Council spends £15k taking store owner to court over a cardboard box

Waltham Forest council ran up legal bills of £15,000 after accusing a company boss of 'illegally disposing of business waste' when she handed over a spare cardboard box at the request of a passing shopper.

The local authority took Linda Bracey of 'ElectroSigns' to court after one of the boxes, bearing the company's name was found among other rubbish on a fly-tipping site.


Mrs Bracey, 54, said the council's decision to prosecute her was "ridiculous". She explained that if successful, the prosecution would have seen supermarkets and other businesses effectively banned from giving away spare boxes to customers who might want to carry their shopping or use them for packing when moving house.

Following a trial at Snaresbrook Crown Court, Mrs Bracey's company was acquitted of breaching environmental protection laws as the case was branded a "monumental waste of public time and money" by Judge Alex Milne QC.

He called for "common sense" and said to the jury; "were the cardboard boxes in question waste?
Packaging such as boxes received by a company like Electro Signs is not waste when it is delivered to the company. Nor do boxes become waste as soon as the contents are removed."
Councillor Clyde Loakes, Waltham Forest Council Cabinet Member for Environment, described the outcome of the case as "incredibly disappointing".

"If a company chooses to keep and re-use boxes, they remain the property of the company and an asset. If the company keeps boxes for its own use but then chooses to give or sell boxes to another party that is not discarding them."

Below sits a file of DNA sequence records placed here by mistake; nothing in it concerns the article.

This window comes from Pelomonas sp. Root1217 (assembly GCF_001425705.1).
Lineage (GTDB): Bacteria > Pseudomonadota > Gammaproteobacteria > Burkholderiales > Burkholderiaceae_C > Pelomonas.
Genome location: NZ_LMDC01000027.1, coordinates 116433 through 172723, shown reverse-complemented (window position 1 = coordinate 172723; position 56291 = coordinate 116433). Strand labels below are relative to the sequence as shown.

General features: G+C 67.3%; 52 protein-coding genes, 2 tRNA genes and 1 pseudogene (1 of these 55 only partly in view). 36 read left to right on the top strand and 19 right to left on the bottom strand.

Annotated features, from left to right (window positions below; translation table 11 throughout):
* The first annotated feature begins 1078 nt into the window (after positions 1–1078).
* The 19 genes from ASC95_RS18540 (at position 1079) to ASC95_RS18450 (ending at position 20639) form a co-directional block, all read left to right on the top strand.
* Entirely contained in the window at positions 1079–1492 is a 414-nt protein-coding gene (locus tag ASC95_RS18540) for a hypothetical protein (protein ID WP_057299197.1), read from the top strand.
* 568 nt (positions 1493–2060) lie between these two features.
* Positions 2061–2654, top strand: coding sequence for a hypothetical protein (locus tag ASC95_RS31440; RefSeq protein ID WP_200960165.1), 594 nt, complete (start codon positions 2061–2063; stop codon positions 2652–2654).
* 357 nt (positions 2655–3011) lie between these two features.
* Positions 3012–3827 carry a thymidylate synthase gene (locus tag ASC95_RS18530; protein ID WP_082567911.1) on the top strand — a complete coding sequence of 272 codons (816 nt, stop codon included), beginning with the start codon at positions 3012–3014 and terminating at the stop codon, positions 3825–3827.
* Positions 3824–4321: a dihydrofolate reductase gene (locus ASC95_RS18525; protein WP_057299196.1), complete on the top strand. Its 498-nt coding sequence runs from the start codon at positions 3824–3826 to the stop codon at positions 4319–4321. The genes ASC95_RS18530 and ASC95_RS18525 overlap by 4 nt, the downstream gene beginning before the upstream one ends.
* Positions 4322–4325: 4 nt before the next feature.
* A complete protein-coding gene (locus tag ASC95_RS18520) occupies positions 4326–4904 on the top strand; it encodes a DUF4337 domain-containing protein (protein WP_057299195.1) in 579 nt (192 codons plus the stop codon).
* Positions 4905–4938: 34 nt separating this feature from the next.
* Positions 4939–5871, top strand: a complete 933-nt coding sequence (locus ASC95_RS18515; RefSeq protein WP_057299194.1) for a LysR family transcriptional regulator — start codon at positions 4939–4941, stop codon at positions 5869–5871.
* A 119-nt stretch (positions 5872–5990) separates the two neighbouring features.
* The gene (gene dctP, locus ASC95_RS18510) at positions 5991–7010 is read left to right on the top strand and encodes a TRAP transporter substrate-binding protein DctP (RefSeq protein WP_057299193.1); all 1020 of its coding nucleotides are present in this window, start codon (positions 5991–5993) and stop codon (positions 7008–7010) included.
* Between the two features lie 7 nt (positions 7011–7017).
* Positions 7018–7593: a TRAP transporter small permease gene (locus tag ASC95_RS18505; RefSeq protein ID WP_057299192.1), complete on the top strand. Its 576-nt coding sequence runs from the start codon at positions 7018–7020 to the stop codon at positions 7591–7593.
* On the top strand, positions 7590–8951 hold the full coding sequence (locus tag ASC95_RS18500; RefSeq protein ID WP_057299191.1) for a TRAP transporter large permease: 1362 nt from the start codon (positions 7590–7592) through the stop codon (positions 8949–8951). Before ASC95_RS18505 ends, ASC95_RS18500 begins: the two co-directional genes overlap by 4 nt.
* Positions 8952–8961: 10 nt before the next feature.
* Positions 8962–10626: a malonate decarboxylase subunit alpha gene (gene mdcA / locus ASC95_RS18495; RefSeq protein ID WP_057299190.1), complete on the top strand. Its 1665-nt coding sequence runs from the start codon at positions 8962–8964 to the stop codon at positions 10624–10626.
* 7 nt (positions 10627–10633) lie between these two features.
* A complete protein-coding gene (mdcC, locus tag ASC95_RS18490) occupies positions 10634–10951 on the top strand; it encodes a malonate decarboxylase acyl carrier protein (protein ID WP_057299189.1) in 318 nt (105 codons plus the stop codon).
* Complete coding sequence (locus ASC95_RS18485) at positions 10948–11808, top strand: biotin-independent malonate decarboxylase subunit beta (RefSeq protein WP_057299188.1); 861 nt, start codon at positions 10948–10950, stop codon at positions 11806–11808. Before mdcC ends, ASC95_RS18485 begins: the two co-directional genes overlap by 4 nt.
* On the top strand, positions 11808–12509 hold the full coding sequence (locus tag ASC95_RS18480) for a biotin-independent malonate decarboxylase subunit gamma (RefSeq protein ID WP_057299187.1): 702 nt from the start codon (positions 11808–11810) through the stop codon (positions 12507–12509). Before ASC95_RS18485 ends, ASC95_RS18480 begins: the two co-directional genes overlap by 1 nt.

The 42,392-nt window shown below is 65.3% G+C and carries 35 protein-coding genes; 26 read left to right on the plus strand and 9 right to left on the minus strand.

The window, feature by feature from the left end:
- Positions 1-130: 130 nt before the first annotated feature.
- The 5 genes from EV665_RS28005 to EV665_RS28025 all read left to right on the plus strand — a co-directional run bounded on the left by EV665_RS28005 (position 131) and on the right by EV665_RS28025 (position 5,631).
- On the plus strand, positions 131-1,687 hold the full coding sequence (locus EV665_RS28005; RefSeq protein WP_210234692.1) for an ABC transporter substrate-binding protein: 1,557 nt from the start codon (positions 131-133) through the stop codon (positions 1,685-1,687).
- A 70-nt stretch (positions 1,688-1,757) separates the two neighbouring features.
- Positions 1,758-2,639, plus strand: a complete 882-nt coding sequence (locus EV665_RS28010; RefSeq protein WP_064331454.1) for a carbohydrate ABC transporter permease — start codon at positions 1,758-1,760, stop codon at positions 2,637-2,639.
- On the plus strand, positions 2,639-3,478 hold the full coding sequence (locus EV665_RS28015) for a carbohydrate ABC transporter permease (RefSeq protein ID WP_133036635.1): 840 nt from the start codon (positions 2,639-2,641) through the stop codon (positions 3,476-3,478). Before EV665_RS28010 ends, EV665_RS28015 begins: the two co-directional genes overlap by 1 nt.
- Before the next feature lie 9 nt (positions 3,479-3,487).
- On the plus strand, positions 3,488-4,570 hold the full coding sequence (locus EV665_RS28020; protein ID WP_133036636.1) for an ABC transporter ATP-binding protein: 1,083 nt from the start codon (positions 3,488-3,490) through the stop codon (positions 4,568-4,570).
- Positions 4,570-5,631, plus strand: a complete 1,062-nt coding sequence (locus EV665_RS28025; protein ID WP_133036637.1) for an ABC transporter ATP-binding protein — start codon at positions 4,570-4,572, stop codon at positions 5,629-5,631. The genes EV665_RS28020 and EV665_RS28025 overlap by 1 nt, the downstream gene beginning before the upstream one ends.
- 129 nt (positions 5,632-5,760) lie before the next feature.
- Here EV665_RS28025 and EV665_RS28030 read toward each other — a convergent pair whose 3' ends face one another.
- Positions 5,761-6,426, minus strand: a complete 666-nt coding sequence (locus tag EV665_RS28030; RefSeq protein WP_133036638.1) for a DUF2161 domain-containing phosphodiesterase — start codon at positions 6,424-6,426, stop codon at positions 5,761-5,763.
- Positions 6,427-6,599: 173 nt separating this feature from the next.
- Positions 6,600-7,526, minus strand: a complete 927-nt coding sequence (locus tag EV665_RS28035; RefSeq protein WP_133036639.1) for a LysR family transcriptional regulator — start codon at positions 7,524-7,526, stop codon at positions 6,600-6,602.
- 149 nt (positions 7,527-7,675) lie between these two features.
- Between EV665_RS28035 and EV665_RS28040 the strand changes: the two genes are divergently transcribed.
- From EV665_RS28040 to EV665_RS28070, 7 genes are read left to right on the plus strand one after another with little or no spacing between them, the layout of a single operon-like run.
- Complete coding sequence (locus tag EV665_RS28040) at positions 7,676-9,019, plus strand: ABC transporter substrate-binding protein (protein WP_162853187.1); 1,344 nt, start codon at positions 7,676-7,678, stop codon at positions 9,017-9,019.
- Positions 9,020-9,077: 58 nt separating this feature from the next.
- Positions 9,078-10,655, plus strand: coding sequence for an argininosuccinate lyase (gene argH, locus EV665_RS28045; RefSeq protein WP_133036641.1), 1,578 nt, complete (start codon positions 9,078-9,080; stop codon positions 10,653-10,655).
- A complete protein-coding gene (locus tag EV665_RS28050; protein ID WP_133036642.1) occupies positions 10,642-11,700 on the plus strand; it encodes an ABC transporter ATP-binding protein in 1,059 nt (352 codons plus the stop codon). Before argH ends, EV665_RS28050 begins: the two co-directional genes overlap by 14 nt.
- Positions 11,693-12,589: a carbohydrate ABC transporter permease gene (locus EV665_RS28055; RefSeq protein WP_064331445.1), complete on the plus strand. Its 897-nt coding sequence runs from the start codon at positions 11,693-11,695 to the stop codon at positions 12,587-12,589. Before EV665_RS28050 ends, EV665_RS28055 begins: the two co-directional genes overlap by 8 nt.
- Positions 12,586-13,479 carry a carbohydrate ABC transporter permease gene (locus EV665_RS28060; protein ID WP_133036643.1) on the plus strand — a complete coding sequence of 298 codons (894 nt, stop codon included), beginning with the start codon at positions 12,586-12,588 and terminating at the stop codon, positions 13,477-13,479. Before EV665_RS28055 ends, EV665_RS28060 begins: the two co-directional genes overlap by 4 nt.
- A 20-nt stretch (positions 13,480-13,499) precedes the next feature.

Following the hearing Mrs Bracey, a mother of three, said; "it is a ridiculous situation, because not only are the council, as the judge said, wasting taxpayers' money, but also preventing the re-using of a cardboard box, since the company that gives a person a box could be facing prosecution. The world's gone mad.

"The ironic thing is that the council brought the action against us under the Environmental Protection Act. The council had ample opportunity over many, many court hearings to stop this. It didn't have to go this far."
Faisal Saifee, Mrs Bracey's barrister, added that the prosecution did not allege the fly-tipping, in October last year, was carried out by the company, which makes neon signs, or any of its employees.
Mr Loakes added: "Our residents are fed up with people treating our streets as a rubbish dump, which is why this council has carried out a well-publicised drive to wipe out environmental crime."
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